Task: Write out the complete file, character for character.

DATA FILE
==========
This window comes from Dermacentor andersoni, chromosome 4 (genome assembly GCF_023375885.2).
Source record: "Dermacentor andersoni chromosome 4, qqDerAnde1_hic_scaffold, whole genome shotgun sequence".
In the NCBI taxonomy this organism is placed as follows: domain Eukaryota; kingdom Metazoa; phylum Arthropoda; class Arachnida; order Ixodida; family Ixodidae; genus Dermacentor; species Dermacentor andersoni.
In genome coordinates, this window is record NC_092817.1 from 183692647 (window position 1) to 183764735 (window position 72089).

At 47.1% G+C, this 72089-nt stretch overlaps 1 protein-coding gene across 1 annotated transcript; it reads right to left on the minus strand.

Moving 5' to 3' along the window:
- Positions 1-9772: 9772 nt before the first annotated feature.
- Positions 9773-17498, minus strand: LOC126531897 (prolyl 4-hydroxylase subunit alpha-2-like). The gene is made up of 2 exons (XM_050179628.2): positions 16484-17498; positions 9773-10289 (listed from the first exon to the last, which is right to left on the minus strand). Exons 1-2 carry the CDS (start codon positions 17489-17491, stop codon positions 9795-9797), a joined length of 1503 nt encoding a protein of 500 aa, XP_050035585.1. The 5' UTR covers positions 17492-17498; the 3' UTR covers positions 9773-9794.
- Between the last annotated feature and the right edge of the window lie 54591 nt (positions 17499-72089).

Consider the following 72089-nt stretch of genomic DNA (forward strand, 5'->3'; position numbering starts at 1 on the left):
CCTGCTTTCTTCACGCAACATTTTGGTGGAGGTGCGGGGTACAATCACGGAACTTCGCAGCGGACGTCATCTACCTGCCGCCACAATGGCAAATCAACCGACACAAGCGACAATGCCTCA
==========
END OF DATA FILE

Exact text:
This window comes from Dermacentor andersoni, chromosome 4 (genome assembly GCF_023375885.2).
Source record: "Dermacentor andersoni chromosome 4, qqDerAnde1_hic_scaffold, whole genome shotgun sequence".
In the NCBI taxonomy this organism is placed as follows: domain Eukaryota; kingdom Metazoa; phylum Arthropoda; class Arachnida; order Ixodida; family Ixodidae; genus Dermacentor; species Dermacentor andersoni.
In genome coordinates, this window is record NC_092817.1 from 183692647 (window position 1) to 183764735 (window position 72089).

At 47.1% G+C, this 72089-nt stretch overlaps 1 protein-coding gene across 1 annotated transcript; it reads right to left on the minus strand.

Moving 5' to 3' along the window:
- Positions 1-9772: 9772 nt before the first annotated feature.
- Positions 9773-17498, minus strand: LOC126531897 (prolyl 4-hydroxylase subunit alpha-2-like). The gene is made up of 2 exons (XM_050179628.2): positions 16484-17498; positions 9773-10289 (listed from the first exon to the last, which is right to left on the minus strand). Exons 1-2 carry the CDS (start codon positions 17489-17491, stop codon positions 9795-9797), a joined length of 1503 nt encoding a protein of 500 aa, XP_050035585.1. The 5' UTR covers positions 17492-17498; the 3' UTR covers positions 9773-9794.
- Between the last annotated feature and the right edge of the window lie 54591 nt (positions 17499-72089).

Consider the following 72089-nt stretch of genomic DNA (forward strand, 5'->3'; position numbering starts at 1 on the left):
CCTGCTTTCTTCACGCAACATTTTGGTGGAGGTGCGGGGTACAATCACGGAACTTCGCAGCGGACGTCATCTACCTGCCGCCACAATGGCAAATCAACCGACACAAGCGACAATGCCTCA